ATTENTION: You are viewing a page formatted for mobile devices; to view the full web page, click HERE.

Main Area and Open Discussion > Living Room

The 20 Most Expensive Keywords in Google AdWords

(1/3) > >>

Stephen66515:
The 20 Most Expensive Keywords in Google AdWords

Pretty interesting...but it does beg the question...where is "Porn"?  Did the Google Gods ban porn sites from advertising since the inception of .xxx?  I would have honestly thought that would be #1 most expensive!

Stephen66515:
Oh, Source: http://www.wordstream.com/articles/most-expensive-keywords

Knew I had forgot something.

mitzevo:
I knew insurance would be right up there  :D Good post Stephen!

rgdot:
What is 'cord blood'?  :huh:

Stephen66515:
Umbilical cord blood is blood that remains in the placenta and in the attached umbilical cord after childbirth. Cord blood is collected because it contains stem cells, which can be used to treat hematopoietic and genetic disorders.

Definition & Collection

Cord blood is a sample of blood taken from a newborn baby's umbilical cord. It is a rich source of stem cells, which have been used in the treatment of over 75 diseases, including leukemia, lymphoma and anemia. Parents may choose to bank their newborn's cord blood against the possibility that it will be useful in the future, should the child or a related family member fall victim to a disease that is treatable by cord blood stem cells.[1]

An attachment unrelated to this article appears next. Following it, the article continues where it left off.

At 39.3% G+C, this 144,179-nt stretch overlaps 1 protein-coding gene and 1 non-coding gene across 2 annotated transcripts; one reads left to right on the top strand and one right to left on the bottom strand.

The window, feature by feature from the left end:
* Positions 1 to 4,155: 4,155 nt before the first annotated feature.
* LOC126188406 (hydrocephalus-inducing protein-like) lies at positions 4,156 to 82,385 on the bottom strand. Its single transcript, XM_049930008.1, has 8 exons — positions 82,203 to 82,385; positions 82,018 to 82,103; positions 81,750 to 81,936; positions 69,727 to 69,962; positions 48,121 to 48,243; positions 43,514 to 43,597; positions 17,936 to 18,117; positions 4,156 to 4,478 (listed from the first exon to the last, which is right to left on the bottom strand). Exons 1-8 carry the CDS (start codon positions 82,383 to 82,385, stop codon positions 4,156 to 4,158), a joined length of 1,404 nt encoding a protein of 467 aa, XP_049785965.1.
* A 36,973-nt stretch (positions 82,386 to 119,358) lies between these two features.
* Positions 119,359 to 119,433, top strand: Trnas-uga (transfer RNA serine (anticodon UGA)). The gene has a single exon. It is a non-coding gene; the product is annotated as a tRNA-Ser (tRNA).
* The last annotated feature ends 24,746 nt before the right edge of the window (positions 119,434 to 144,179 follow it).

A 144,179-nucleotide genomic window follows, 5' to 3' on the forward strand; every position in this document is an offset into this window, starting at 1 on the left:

Cord blood is obtained by syringing out the placenta through the umbilical cord at the time of childbirth, after the cord has been detached from the newborn.[2] Cord blood is collected because it contains stem cells, including hematopoietic cells, which can be used to treat hematopoietic and genetic disorders. One unit of cord blood generally lacks stem cells in a quantity sufficient to treat an adult patient. The placenta is a much better source of stem cells since it contains up to ten times more than cord blood.[3] Some placental blood may be returned to the neonatal circulation if the umbilical cord is not prematurely clamped.[4] According to Eileen K. Hutton, PhD, and Eman S. Hassan, MBBch, cord clamping should be delayed a minimum of two minutes to prevent anemia over the first three months of life and enriching iron stores and ferritin levels for as long as 6 months. (Ref. "Late vs Early Clamping of the Umbilical Cord in Full-term Neonates," JAMA, March 21, 2007) If the umbilical cord is not clamped, and it is not during an extended-delayed cord clamping protocol, a physiological postnatal occlusion occurs upon interaction with cold air, when the internal gelatinous substance, called Wharton's jelly, swells around the umbilical artery and veins.

Regulation

In the United States, the Food and Drug Administration regulates cord blood under the category of “Human Cells, Tissues, and Cellular and Tissue Based-Products.” The Code of Federal Regulations under which the FDA regulates public and private cord blood banks is Title 21 Section 1271. Both public and private cord blood banks are eligible for voluntary accreditation with either the American Association of Blood Banks AABB or the Foundation for the Accreditation of Cellular Therapy FACT. Potential clients can check the current accreditation status of banks from the AABB list of accredited cord blood banks or the FACT search engine of accredited cord blood banks (on their home page). Other countries also have regulations pertaining to cord blood. It is also found out that there are no problems in cord blood donation.[5]

In the United Kingdom, the Human Tissue Authority (www.hta.gov.uk) regulates the cord blood banking.
--- End quote ---

http://en.wikipedia.org/wiki/Cord_blood

Navigation

[0] Message Index

[#] Next page

Go to full version